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Silver Reef Posts:

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Silver Reef is a “ghost town” in Washington County, near Leeds. Silver Reef was established after John Kemple, a prospector from Nevada, discovered a vein of silver in a sandstone formation in 1866. At first, geologists were uncertain about Kemple’s find because silver is not usually found in sandstone. In 1875, two bankers from Salt Lake City sent William Barbee to the site to stake mining claims. He staked 21 claims, and an influx of miners came to work Barbee’s claims and to stake their own. To accommodate the miners, Barbee established a town called Bonanza City. Property values there were high, so several miners settled on a ridge to the north of it and named their settlement “Rockpile”. The town was renamed Silver Reef after silver mines in nearby Pioche closed and businessmen arrived.

By 1879, about 2,000 people were living in Silver Reef. The town had a mile-long Main Street with many businesses, among them a Wells Fargo office, the Rice Building, and the Cosmopolitan Restaurant. Although adjacent to many settlements with a majority of Mormon residents, the town never had a meeting house for Latter-day Saints, only a Catholic church. In 1879, a fire destroyed several businesses, but the residents rebuilt them. Mines were gradually closed, most of them by 1884, as the worldwide price of silver dropped. By 1901, most of the buildings in town had either been demolished or moved to Leeds.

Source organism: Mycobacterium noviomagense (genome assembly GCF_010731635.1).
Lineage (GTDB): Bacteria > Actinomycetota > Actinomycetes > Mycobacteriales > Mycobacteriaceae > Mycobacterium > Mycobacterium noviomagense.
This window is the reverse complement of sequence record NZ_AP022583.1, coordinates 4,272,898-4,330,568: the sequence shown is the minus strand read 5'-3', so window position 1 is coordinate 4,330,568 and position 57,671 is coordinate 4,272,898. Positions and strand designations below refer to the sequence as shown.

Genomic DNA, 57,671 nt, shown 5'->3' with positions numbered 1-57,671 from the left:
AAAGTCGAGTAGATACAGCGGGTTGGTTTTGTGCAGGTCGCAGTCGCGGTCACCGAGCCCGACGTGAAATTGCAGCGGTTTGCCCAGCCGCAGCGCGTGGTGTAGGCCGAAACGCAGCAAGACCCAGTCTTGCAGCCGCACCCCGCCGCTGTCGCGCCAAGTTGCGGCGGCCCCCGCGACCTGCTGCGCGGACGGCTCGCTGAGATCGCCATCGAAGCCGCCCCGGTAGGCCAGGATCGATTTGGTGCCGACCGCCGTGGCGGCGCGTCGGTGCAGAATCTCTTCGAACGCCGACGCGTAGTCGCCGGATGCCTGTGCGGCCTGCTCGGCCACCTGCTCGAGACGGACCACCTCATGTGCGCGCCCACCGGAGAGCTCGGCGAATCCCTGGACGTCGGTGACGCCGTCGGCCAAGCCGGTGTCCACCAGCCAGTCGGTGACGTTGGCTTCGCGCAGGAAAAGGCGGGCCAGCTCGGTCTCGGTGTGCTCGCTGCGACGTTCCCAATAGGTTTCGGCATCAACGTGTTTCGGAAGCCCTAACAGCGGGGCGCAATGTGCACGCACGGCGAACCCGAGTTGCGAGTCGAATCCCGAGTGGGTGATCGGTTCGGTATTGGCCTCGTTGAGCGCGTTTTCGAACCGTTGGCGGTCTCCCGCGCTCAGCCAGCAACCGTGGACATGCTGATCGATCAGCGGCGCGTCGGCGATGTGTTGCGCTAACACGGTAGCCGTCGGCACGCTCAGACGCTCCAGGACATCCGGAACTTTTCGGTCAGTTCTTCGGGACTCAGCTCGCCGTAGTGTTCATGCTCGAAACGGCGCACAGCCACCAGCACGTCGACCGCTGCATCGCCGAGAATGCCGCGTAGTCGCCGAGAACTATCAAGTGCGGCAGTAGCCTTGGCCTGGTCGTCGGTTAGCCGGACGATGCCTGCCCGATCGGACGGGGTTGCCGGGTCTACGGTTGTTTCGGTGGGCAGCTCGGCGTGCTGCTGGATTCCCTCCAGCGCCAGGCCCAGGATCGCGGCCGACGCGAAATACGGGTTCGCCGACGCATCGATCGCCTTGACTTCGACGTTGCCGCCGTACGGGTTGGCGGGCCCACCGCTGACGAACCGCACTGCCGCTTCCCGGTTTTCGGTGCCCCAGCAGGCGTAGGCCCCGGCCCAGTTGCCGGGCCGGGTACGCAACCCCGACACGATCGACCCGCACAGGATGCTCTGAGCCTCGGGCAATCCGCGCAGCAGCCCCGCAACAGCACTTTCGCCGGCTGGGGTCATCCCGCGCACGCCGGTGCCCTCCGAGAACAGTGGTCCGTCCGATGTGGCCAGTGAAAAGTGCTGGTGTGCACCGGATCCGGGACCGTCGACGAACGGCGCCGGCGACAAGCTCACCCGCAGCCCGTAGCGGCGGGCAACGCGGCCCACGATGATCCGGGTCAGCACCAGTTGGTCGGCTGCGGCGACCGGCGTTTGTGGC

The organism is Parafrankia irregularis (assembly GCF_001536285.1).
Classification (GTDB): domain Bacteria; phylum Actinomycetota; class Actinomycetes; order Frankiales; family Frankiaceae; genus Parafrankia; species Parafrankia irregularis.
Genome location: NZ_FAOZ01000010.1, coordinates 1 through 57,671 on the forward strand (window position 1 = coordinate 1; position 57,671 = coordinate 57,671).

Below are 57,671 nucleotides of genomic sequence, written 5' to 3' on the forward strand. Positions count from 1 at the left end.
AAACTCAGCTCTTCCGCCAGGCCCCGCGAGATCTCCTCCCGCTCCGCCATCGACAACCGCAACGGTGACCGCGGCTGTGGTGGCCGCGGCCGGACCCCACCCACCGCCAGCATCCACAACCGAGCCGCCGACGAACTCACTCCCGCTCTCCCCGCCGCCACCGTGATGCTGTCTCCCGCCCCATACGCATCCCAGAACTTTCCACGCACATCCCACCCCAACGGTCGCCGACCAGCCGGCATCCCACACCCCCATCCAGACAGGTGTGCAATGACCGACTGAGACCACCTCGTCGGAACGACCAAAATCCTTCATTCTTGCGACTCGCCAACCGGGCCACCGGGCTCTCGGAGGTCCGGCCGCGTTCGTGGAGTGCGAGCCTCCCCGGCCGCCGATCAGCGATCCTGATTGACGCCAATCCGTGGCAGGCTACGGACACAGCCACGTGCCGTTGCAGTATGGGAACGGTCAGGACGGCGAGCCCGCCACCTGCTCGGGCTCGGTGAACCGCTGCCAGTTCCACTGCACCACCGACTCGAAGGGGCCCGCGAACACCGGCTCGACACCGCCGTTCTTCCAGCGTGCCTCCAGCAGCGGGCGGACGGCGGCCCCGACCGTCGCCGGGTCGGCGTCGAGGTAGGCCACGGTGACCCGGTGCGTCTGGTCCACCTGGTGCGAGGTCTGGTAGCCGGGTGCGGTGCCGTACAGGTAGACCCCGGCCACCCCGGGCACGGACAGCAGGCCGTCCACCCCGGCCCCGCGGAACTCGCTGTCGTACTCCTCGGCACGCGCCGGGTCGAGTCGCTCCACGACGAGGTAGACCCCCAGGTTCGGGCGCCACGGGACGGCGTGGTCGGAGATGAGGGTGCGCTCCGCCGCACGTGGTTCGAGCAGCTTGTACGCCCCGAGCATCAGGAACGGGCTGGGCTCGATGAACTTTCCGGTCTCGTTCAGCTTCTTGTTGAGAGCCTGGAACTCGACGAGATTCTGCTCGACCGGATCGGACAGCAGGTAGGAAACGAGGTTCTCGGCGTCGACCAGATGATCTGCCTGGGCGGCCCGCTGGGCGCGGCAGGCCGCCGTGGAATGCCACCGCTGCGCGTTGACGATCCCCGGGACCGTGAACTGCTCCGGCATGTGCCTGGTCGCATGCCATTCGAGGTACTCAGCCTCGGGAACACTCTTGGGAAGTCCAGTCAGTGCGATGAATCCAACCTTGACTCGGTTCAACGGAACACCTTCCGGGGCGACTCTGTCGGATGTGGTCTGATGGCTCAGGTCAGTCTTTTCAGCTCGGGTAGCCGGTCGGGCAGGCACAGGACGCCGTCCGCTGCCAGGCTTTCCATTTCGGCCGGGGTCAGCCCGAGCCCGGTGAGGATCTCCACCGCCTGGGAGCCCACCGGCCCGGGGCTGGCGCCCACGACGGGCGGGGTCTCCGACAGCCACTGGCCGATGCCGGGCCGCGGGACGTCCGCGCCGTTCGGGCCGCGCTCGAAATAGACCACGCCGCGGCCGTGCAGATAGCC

In 1916, mining operations in Silver Reef resumed under the direction of Alex Colbath, who organized the area’s mines into the Silver Reef Consolidated Mining Company. These mines were purchased by American Smelting and Refining Company in 1928, but the company did minimal work as a result of the Great Depression. The Western Gold & Uranium Corporation purchased Silver Reef’s mines in 1948, and in 1951, they began mining uranium in the area. These operations did not last long either, and the Western Gold & Uranium Corporation sold their mines to the 5M Corporation in 1979. Today, the Wells Fargo office, the Cosmopolitan Restaurant, the Rice Building, and numerous foundations and walls remain in the town site, and a few dozen homes have been constructed in the area.(*)

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Between 1875 and the end of 1876, Silver Reef boomed with development, going from a boulder-strewn flat to a town of 1,500 people, one of the largest in Washington county.
Silver Reef soon became the center of permanent development, and many stone and wooden buildings were erected along a mile-long Main Street. Among the many businesses and buildings were six saloons, nine grocery stores, two dance halls, a brewery, billiard hall, the Wells Fargo Express Office, post office undertaker, citizens hall, jail, Masonic and Oddfellows halls, telegraph office, barber shop, physicians office, Chinese laundries (the walls are standing today), and a Catholic church with a hospital included. The Wells Fargo building, which you stand before, has been placed on the National Register of Historic Places.

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